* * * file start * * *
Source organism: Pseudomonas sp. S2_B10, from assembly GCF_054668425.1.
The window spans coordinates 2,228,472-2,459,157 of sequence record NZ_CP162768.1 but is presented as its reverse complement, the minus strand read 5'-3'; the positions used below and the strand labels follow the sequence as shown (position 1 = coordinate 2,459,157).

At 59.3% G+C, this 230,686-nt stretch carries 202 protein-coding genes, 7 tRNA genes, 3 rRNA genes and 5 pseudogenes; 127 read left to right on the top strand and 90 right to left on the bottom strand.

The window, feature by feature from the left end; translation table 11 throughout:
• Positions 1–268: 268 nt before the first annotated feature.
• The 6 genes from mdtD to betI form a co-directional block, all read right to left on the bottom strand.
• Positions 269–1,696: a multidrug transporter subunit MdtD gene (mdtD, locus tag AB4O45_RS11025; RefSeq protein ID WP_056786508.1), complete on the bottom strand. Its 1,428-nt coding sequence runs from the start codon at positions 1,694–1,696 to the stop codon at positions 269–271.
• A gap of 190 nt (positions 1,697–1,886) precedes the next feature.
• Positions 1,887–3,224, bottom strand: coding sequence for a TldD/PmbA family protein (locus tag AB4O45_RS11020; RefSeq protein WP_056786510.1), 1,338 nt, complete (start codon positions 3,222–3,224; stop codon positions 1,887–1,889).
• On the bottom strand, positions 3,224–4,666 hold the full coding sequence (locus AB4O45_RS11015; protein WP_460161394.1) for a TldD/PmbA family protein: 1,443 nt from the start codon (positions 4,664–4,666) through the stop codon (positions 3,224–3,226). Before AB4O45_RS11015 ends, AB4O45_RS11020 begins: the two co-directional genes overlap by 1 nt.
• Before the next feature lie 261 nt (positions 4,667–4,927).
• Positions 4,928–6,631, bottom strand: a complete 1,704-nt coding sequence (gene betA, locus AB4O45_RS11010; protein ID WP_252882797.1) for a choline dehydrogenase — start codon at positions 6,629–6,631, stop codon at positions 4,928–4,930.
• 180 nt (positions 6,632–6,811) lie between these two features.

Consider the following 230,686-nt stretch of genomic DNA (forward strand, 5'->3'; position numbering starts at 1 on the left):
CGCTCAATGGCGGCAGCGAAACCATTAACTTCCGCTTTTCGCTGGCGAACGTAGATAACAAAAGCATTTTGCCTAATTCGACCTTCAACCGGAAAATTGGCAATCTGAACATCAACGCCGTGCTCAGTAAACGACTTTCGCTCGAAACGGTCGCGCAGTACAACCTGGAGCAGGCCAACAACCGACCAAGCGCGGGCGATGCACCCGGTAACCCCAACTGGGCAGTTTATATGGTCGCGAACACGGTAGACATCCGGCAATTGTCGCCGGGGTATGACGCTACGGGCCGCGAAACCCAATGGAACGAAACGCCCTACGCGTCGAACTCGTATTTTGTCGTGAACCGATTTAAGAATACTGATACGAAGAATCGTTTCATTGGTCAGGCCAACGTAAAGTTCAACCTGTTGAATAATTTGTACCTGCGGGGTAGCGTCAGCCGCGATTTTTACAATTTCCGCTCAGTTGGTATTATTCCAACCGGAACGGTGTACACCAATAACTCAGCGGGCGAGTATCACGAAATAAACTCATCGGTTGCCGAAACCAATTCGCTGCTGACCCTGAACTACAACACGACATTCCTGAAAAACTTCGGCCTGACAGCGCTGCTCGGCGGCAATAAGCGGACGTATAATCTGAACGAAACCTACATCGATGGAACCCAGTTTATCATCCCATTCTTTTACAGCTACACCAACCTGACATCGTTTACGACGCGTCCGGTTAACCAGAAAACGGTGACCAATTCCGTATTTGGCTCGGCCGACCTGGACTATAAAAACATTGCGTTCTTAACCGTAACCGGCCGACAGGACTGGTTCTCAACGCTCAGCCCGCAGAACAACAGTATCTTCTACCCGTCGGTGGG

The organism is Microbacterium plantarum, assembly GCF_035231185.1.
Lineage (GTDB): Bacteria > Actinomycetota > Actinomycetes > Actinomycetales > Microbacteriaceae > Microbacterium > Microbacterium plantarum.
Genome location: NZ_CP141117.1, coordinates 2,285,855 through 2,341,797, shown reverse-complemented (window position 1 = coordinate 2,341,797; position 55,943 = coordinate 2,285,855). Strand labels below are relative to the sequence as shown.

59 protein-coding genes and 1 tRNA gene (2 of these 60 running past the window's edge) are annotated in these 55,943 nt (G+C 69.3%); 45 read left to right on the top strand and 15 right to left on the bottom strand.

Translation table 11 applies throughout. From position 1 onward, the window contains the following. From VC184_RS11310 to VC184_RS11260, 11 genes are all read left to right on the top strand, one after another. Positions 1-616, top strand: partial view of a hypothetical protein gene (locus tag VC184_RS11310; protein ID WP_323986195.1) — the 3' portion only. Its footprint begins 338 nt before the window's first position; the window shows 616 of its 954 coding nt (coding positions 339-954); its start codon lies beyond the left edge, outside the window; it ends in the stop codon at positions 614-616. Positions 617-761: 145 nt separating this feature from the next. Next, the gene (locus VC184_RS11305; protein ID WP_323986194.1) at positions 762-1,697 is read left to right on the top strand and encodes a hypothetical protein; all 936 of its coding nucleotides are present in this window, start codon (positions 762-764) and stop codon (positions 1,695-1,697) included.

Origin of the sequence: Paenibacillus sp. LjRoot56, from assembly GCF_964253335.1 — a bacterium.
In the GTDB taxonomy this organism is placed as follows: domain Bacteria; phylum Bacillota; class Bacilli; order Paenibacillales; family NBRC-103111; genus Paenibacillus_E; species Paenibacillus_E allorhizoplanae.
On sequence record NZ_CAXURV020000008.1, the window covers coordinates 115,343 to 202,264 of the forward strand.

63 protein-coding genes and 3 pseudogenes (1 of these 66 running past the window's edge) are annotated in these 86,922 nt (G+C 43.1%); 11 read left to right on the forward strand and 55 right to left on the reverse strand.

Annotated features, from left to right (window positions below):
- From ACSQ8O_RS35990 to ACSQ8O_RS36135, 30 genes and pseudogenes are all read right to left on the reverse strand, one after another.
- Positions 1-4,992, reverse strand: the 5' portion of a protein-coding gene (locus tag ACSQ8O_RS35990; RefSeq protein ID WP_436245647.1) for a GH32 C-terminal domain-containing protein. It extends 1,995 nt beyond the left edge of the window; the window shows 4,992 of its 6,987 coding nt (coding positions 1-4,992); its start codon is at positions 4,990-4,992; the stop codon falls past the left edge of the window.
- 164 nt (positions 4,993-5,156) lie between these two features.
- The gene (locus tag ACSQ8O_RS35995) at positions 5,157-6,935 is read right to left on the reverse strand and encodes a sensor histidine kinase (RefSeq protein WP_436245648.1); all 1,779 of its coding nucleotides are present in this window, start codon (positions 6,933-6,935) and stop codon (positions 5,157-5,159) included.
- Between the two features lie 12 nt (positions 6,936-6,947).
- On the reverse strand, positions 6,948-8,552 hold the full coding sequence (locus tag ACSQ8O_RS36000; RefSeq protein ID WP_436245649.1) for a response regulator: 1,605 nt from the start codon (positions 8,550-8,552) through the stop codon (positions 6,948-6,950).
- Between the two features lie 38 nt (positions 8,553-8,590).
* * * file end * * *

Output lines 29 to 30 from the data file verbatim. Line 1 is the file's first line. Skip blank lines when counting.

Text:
- The gene (locus tag ACSQ8O_RS35995) at positions 5,157-6,935 is read right to left on the reverse strand and encodes a sensor histidine kinase (RefSeq protein WP_436245648.1); all 1,779 of its coding nucleotides are present in this window, start codon (positions 6,933-6,935) and stop codon (positions 5,157-5,159) included.
- Between the two features lie 12 nt (positions 6,936-6,947).